The 28 quirky nicknames for North Wales places that may save a life

Porth Dafarch near Trearddur Bay, Anglesey - otherwise known as 'Smoggy Point'
Porth Dafarch near Trearddur Bay, Anglesey - otherwise known as 'Smoggy Point' -Credit:Adam Williams

In an emergency, knowing the locations of Gwynedd’s “Tiki Head” or the “The Gunsights” in Llandudno can make all the difference. For the emergency services, precise locations can save lives.

Many 999 callers give vernacular nicknames for local landmarks known by different names on official maps. This can lead to confusion and potentially life-threatening delays as the blue light services try to find the right place.

For example, Eye of the Butt is marked on the map as Toll a’ Roidh on the Western Isles. The Dalek is the name locals give to Bridgewater Place, a skyscraper in Leeds, and Slippery Bottom is a stretch of water near Womack Water, Norfolk. A selection of 28 colloquial names for locations in North Wales is given below.

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Accepting that nicknames are sometimes better known than official names, for 10 years HM Coastguard has asked national mapping service Ordnance Survey (OS) to keep a database of colloquial names, known as Fintan. Now the OS is extending this idea and rolling it out to police, ambulance, mountain rescue and fire services.

Already the Vernacular Names Tool (VNT) database contains 9,500 place names from around Britain. Hoping for more, the OS is now calling on other organisations to input local nicknames into the database.

New users of the VNT database include the Welsh Ambulance Service. Chris Jones, an emergency medical service administrator, said it was” “really useful” and simple to use”. The North Wales Live Whatsapp community for top stories and breaking news is live now - here’s how to sign up

He said: “We want to log as many vernacular names as we can, so are exploring how the control room can do that now – as well as starting to include this in control room induction training. The real value longer term will be ensuring that our ambulances will be able to get to the scene of an incident effectively with an accurate location provided by OS, no matter how it’s identified by a caller.”

Aerial view of the TSS Duke of Lancaster, known locally as the Fun Ship, near Mostyn Docks
Aerial view of the TSS Duke of Lancaster, known locally as the Fun Ship, near Mostyn Docks -Credit:Peter Byrne/PA Wire

A coastguard rescue team used the original Fintan tool to find a spot on a Gwynedd beach known colloquially as the Tiki Head where a caller had fallen and injured their leg. Another incident saw a coastguard search and rescue helicopter locate a missing person, using the nickname the Fun Ship. This refers to the Duke of Lancaster, a former passenger ship beached near Mostyn Docks, Flintshire.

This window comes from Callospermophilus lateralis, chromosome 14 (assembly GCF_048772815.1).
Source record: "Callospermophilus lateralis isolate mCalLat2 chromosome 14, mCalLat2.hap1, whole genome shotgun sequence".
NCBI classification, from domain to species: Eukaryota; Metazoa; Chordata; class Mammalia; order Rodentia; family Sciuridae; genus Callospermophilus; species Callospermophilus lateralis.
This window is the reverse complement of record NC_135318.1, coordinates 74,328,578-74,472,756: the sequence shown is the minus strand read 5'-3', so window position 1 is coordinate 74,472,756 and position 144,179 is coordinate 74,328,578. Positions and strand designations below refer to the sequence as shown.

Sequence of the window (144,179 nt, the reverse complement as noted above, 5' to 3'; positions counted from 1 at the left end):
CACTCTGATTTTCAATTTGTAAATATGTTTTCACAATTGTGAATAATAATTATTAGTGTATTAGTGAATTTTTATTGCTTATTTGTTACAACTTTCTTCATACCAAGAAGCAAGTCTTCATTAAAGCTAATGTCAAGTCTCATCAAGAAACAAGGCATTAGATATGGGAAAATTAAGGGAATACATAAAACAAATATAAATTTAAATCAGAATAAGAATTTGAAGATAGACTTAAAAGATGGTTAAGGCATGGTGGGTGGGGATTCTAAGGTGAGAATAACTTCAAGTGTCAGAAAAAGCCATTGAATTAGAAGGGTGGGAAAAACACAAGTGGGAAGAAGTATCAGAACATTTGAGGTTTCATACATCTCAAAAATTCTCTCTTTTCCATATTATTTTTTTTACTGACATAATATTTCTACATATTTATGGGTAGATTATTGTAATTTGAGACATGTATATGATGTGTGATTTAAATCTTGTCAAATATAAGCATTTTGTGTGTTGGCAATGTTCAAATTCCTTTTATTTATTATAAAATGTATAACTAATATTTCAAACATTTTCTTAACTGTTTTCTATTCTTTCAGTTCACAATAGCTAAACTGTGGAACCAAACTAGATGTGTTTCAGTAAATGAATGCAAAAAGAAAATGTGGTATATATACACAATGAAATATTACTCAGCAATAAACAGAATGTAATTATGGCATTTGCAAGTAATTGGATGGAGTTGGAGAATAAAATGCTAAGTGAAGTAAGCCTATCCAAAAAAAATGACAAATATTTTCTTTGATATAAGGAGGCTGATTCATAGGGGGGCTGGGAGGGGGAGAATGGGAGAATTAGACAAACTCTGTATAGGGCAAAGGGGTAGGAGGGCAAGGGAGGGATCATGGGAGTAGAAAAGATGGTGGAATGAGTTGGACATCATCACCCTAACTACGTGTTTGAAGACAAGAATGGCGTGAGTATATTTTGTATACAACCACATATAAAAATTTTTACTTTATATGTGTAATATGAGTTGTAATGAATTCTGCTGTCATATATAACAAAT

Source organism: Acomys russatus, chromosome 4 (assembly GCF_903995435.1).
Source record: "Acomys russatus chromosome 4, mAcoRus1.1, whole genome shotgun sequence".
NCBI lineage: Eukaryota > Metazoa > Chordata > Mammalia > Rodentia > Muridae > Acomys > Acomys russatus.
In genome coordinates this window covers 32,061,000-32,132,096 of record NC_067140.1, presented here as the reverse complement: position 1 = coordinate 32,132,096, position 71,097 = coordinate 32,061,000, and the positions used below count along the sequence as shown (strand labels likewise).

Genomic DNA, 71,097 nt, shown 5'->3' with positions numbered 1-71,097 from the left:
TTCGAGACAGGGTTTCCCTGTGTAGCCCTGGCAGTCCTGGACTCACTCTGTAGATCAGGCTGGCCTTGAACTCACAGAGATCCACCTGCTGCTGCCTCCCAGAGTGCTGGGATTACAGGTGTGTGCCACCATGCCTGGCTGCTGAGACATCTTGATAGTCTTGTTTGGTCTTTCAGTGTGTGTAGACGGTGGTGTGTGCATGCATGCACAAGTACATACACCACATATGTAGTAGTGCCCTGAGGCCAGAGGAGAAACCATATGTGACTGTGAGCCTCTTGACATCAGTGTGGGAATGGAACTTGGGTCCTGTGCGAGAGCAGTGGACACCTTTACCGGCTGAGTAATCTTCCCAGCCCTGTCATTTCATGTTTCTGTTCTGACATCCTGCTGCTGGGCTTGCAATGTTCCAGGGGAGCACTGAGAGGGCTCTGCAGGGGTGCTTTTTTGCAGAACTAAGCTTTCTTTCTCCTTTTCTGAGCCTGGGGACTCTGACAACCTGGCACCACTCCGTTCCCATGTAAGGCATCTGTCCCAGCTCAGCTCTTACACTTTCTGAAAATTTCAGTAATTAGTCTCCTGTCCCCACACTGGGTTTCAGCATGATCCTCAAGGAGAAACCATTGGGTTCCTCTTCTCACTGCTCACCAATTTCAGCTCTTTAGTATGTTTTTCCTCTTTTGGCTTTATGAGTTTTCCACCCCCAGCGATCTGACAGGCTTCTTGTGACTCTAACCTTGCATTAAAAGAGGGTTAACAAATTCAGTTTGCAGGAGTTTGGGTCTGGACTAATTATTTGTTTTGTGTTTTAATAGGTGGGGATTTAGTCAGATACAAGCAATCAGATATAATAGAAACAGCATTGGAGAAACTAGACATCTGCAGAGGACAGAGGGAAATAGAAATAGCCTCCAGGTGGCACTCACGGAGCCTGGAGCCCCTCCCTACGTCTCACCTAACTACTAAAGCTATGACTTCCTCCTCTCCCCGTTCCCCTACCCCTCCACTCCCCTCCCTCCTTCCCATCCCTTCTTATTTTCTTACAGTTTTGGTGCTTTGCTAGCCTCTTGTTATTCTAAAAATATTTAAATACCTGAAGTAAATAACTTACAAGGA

Other nicknames include Jabba the Hut in Lincolnshire and the Drinking Dinosaur in East Yorkshire. Wales has the likes of Teletubby Hill, a wooded coastal spot in Burry Port, and Soup Dragon Cave at Porth Ruffydd on Anglesey ’s Holy Island. In Ceredigion, the Camel’s Humps at Craig yr Wylfa, Borth, describe a coastal feature.

During a recent visit to OS headquarters in Southampton, the Princess Royal added a colloquial name of her own to the database. She proposed “The Wedding Cake”, an alternative name for the Queen Victoria Memorial opposite Buckingham Palace.

Information from the tool will help to power the recently launched OS emergency services gazetteer. This is a maintained database of 1.3m features across the UK, including roundabouts, hills and cliffs. Sign up for the North Wales Live newsletter sent twice daily to your inbox

John Kimmance, managing director of OS national mapping services said: “Wherever we live, we all have nicknames for local places – and uploading these into a database really could mean the difference between life and death on an emergency call – particularly for services called from outside their regional areas.”

'Teletubby Hill' at Burry Port, Carmarthenshire
'Teletubby Hill' at Burry Port, Carmarthenshire -Credit:Alamy/PA Wire

Northwest Wales

  • Bag stash: Porth Ruffydd

  • Bear Grylls Island: St Tudwal’s Island West

  • Cat Island: Graig Fawr

  • Cemetery Beach: Cwm Safn-ast

  • Church in the Sea: Cribinau

  • Danger Rock: Garreg-goch

  • Gimlet Rock: Crochan Berw

  • Pig Island: Coed Cerrig Gorsedd

  • Quaker’s Graveyard: Ty’n-y-Buarth

  • Samson’s Bay: Ynys Cyngar

  • Sausage Island: Ynys-las

  • Scimitar Beach: Porth-y-felin

  • Smoggy Point: Porth Dafarch

  • Smugglers Cove: Fron-goch

  • Soup Dragon Cave: Porth Ruffydd

  • Starvation Rock: Ynys Feurig

  • The Brickworks: Traeth y Gwartheg

  • The Buttery: Llyn y Bwtri

  • The Haunted House: Porth yr Afon

  • The Prongs: Porth Twr-bach

Northeast Wales

  • Dizzy Bends: Rhydorddwy-wen Covert

  • Hamburger Crag: Hwyifa’r Ceirw

  • Hell Fire Rocks: St Tudno’s Buttress

  • Holy Gutter: Dee Bank

  • Hortons Nose: Marine Lake

  • Rainbow Bridge: Penmaen Head

  • The Gunsights: Trwynygogarth

  • The Zig-Zags: Pant yr Eglwys

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